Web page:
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Volume in DirectSound

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Hi! In IDirectSoundBuffer8 you can set the volume of the sound playing to a value between -10000 (silence) and 0 (normal). The volume is set in hundredths of a decibel. Now my problem is to work out how to translate this to normal percent so that the user can choose whether they want to play the sound in 50% or 100% (or whatever) of the volume. I''ve tried a number of different times to get it right but I can''t seem to get it. Please help...

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I''m not sure how you have your sound set up, so for the sake of explanation I''m going to pretend that you have a slider that goes from 0 to 100 (i.e., indicating percent).

The simplest way to get the conversion you want would be to just take the percentage from -9600 (0% volume).

Example: Slider is set to 48% volume. The calculation would simply be -1(0.48*9600).

However, after you do it linearly like this for a while, you''ll find that anything below around 70% is inaudible. If you want to make the volume change a more "natural" sounding way, you''ll want to use a piecewise linear function, say one that maps the lower 25% of available volume on the slider to lower 70% of actual reflected volume; this leaves the remaining 30% of actual volume to the other 75% on the slider. Draw yourself a few graphs, and I''m sure you can figure out how to make this work. If not, post again and I''ll give you some pointers (you''ll learn it best if you can figure it out on your own).

Aida ~
http://rainydayart.com

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The more "natural" way of doing it was actually the one I wanted to know about. Guess I''m bad at explaining how I want things done...

Anyway I''ve actually have drawn a few graphs, some that look pretty good on paper but when I tried to implement them it didn''t work.

Thanks for the reply.

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I would say that you should use the following formulas:

Percent = (Volume+10000)/100
Volume = 100*Percent - 10000

I''m sorry but I get a kick out of the fact that we have two complex ways of doing this (including a sound physics link!) and this seems like simple algebra...

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quote:
Original post by ms291052
I would say that you should use the following formulas:

Percent = (Volume+10000)/100
Volume = 100*Percent - 10000

I''m sorry but I get a kick out of the fact that we have two complex ways of doing this (including a sound physics link!) and this seems like simple algebra...


sound in decibels is a logarithmic measurement, not linear. that will not get the effect he wants. the link I provided should give some helpful info for getting a more accurate conversion from a percent.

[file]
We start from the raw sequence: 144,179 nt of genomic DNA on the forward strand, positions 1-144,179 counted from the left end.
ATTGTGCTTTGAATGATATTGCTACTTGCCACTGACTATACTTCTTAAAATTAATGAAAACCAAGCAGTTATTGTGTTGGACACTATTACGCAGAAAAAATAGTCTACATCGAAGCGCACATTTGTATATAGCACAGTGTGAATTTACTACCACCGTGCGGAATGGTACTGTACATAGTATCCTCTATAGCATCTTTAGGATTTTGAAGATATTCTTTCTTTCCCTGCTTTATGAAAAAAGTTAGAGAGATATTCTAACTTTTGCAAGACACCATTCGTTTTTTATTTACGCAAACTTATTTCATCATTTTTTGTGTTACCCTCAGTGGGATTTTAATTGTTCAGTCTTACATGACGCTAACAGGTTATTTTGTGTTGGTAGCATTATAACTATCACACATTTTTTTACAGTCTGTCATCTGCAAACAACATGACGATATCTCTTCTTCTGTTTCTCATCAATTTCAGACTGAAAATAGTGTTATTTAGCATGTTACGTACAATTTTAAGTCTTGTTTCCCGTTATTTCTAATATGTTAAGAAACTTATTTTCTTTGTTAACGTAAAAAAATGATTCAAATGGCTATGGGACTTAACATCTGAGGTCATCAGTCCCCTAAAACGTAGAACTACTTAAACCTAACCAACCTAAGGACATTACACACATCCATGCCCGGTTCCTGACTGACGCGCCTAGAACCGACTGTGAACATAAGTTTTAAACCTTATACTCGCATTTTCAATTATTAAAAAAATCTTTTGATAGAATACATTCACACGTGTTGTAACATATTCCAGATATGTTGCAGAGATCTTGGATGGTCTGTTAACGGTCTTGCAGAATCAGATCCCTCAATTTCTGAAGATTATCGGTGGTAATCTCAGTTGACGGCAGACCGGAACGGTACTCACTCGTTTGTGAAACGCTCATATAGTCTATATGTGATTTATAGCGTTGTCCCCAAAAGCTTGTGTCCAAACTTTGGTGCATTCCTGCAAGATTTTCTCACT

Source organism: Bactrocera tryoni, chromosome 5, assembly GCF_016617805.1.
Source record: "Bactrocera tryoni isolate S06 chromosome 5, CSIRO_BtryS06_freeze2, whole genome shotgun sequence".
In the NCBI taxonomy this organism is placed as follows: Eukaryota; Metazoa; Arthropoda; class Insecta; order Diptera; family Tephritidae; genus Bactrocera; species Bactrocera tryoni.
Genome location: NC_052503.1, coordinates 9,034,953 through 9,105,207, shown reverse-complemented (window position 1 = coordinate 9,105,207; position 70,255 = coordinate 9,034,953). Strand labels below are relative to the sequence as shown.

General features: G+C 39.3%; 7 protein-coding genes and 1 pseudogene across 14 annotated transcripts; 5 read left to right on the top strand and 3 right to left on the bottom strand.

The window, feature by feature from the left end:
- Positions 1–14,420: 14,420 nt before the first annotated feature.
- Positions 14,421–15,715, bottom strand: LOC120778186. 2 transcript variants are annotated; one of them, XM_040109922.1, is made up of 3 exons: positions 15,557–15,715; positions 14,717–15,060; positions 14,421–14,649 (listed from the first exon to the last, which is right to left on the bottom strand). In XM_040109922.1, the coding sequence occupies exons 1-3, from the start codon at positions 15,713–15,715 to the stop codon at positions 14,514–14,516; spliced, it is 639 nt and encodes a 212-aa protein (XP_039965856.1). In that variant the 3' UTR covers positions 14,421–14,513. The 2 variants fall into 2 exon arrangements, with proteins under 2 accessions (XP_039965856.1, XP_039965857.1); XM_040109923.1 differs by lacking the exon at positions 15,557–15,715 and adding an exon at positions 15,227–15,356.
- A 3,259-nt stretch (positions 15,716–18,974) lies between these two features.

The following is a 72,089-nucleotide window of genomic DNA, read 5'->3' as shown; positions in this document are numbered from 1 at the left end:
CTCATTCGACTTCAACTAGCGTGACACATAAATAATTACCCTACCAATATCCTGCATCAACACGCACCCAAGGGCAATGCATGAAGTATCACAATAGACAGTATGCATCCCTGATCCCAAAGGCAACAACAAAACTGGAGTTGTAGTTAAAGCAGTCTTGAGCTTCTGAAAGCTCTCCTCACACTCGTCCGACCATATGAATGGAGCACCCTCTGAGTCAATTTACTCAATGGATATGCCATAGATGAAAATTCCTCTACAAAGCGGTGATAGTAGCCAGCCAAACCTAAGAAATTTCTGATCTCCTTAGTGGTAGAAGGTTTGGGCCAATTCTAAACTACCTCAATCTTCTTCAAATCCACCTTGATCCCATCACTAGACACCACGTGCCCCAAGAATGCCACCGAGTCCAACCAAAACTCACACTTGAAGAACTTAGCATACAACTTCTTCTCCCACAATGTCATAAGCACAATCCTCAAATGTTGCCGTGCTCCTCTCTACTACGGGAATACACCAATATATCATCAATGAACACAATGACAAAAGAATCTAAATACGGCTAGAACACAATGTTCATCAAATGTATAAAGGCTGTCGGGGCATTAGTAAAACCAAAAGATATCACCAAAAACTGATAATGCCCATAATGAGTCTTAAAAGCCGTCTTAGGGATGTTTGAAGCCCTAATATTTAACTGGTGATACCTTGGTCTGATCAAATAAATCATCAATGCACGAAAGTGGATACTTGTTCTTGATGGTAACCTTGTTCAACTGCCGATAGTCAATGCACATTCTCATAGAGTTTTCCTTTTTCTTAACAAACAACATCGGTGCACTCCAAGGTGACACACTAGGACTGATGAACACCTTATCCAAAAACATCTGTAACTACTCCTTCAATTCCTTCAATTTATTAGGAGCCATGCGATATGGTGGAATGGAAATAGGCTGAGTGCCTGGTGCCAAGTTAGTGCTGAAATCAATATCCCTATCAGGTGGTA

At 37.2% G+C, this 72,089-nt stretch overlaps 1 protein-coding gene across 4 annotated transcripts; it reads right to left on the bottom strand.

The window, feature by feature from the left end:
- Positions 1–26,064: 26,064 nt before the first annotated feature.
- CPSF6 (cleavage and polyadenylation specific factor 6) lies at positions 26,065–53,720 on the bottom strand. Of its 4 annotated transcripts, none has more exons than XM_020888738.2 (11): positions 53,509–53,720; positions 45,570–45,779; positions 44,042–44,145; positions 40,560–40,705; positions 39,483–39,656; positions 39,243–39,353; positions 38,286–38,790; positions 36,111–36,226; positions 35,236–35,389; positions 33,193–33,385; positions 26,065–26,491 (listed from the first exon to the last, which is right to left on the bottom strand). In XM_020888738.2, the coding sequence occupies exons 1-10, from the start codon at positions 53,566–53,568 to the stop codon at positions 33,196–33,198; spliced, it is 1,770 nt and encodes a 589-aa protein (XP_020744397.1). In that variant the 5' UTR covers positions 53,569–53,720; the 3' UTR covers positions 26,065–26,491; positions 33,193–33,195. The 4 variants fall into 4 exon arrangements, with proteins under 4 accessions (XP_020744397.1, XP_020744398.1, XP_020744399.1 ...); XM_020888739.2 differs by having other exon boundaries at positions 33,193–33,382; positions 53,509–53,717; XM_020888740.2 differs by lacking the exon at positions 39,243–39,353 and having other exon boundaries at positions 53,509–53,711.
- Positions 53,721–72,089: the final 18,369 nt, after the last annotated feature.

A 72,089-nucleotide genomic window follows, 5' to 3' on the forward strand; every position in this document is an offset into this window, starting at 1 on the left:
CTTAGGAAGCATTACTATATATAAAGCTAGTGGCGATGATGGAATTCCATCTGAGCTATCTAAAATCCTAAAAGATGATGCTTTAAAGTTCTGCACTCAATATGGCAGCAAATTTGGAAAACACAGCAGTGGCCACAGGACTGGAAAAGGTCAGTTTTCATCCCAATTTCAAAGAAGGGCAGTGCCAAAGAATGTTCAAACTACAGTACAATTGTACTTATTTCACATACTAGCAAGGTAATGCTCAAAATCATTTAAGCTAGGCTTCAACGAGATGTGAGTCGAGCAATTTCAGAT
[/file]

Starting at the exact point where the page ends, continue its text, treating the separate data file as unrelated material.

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I''ll give you some numbers that reflect the "natural" scenario I mentioned earlier. I''m using -9600 to 0 in this example, because I''d been doing this work with DirectMusic and with the function IDirectMusicAudioPath8::SetVolume(). If you''re using IDirectSoundBuffer8::SetVolume(), you''ll want to change the 9600''s to 10,000''s.


First, I''ll define my magic numbers:

- The 2.8 used in the formulas comes from 70%/25%, because we want to map the lower 25% of slider volume to lower 70% of decible volume.

- The value of 1 1/3 used in the forumlas comes from 100%/75%, to cover the remaining volume.

- The value "percentage" is what''s on the slider, e.g., if the slider reads 48%, percentage == 0.48f.


Now, we have two separate volume forumlas, the first for the lower 25% on the SLIDER, and the second for the top 70%.


If the slider''s position is 25% or below:
desired volume = (percentage * 2.8 * 9600) - 9600

If the slider''s position is greater than 25%:
range = -1 * ( (9600 * 0.7) - 9600)
offset = ( (percentage - 0.25) * 1 1/3) * range
desired volume = offset - range


I appologize if it seems a bit confusing. Since you''ve already drawn a few graphs, put these formulas down next to them and work them through with a few sample percentages and you''ll be able to figure it out. Hope this helps! And let me know if I messed up my logic; it _is_ late over here, after all ^^

Aida ~
http://rainydayart.com

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Here''s a great article/rant about this problem:

"Notice to Programmers of Audio Software and Hardware"

http://www.dr-lex.34sp.com/info-stuff/volumecontrols.html

Dunno how to make it clicky.


I used that in my tools and it''s a good approximation.

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